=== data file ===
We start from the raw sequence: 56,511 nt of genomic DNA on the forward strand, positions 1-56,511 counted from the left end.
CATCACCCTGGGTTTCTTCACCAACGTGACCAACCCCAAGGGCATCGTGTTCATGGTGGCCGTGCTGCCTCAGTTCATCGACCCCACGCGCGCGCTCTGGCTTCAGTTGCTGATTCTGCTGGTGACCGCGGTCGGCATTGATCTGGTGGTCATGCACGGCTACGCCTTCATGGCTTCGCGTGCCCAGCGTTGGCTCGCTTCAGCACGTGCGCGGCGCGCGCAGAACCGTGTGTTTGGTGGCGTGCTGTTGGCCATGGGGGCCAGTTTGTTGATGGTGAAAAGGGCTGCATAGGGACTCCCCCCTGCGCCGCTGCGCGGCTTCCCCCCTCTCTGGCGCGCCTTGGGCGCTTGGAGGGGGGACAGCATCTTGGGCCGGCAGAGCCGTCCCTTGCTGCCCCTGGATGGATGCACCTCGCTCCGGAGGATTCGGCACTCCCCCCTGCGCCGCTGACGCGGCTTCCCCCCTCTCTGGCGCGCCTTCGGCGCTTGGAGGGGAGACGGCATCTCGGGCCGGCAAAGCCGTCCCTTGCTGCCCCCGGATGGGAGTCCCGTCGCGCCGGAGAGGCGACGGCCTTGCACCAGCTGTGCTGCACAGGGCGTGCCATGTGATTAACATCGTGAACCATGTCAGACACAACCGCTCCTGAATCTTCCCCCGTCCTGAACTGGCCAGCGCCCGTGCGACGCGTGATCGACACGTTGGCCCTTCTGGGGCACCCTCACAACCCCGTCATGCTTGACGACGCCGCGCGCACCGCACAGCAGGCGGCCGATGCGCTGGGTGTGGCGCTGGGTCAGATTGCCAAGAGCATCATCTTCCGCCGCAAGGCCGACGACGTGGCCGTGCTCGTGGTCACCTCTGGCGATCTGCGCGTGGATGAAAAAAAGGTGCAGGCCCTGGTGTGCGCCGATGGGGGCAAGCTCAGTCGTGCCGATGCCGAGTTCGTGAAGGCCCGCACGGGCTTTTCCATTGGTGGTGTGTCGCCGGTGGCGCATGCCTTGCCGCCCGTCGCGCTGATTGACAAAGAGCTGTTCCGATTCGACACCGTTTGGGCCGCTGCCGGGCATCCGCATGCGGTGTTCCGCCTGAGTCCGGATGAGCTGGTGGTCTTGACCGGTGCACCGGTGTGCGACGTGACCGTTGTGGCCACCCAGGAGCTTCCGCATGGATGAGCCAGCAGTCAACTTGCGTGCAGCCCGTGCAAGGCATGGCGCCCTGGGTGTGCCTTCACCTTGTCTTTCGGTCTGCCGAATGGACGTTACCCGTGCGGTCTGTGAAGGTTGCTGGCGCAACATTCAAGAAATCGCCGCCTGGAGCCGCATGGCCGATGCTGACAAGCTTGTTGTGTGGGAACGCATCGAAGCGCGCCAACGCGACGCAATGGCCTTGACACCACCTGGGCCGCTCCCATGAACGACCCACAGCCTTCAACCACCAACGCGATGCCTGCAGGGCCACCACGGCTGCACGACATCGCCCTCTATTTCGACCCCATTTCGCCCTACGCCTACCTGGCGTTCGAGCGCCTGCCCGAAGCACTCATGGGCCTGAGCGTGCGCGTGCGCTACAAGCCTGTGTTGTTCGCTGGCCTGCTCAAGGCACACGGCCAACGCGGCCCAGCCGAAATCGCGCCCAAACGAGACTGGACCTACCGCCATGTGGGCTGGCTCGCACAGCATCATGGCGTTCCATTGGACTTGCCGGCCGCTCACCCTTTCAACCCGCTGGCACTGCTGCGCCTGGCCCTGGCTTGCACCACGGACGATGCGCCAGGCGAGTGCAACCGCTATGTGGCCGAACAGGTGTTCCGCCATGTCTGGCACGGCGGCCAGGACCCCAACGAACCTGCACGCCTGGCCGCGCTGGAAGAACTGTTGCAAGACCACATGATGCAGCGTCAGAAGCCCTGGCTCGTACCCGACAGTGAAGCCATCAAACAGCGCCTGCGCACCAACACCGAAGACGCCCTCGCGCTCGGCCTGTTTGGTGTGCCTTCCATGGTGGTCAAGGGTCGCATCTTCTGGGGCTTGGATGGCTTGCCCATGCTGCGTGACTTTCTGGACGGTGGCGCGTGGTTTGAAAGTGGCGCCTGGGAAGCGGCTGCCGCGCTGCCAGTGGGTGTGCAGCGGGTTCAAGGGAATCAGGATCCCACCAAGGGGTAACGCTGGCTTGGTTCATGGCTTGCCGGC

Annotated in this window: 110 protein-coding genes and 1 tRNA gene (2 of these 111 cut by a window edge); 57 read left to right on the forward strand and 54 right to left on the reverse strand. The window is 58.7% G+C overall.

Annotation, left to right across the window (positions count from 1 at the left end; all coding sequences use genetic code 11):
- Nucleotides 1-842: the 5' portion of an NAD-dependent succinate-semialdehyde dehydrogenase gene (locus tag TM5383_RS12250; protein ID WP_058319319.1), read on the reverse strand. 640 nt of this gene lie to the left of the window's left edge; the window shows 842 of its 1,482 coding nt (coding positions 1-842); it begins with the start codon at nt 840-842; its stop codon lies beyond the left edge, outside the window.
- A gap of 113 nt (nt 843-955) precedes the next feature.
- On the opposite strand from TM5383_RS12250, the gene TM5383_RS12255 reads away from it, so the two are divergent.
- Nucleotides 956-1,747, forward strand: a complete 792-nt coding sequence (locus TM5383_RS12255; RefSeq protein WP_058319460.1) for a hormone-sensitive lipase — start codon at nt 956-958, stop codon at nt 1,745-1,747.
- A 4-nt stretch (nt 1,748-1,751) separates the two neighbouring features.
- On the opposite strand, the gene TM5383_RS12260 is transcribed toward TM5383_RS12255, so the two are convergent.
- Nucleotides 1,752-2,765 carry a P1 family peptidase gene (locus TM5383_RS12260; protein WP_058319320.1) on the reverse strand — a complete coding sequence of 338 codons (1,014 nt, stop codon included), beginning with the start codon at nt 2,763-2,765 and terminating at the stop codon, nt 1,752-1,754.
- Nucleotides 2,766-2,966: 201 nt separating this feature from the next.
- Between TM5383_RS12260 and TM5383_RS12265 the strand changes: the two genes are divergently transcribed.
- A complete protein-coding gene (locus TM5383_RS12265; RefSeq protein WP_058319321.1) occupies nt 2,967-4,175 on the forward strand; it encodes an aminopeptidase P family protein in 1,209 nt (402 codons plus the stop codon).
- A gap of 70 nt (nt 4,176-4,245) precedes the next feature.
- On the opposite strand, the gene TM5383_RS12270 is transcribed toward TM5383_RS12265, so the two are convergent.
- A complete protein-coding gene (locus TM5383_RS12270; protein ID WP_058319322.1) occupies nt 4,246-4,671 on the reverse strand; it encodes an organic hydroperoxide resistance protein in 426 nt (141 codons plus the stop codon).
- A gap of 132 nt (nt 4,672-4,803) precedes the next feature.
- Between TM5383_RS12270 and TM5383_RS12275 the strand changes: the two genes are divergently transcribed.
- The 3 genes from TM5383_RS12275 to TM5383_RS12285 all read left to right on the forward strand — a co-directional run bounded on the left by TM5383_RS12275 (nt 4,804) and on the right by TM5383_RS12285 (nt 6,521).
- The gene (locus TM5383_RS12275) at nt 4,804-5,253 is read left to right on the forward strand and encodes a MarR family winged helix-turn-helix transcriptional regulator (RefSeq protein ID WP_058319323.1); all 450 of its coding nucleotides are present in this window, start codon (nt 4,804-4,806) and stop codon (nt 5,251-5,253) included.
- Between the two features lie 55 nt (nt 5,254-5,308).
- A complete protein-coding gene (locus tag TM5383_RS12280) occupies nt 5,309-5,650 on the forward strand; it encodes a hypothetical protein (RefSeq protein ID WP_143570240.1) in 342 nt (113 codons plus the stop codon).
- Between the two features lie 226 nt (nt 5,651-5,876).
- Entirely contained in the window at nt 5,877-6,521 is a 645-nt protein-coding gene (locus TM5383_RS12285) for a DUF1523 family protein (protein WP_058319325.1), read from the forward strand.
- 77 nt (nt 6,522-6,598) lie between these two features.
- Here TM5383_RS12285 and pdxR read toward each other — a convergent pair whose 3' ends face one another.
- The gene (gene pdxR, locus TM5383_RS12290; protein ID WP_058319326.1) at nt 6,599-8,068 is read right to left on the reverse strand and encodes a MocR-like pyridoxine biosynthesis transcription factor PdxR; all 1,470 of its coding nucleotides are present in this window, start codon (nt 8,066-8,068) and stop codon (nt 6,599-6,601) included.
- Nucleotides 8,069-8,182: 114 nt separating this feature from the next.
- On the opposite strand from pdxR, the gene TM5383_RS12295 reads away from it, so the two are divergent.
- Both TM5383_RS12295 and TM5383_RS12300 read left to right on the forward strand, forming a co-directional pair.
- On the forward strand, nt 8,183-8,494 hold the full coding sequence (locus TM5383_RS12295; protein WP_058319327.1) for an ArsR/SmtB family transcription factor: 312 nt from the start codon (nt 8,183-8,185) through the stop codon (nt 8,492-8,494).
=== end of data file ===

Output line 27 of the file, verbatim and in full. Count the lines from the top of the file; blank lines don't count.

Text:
- Here TM5383_RS12285 and pdxR read toward each other — a convergent pair whose 3' ends face one another.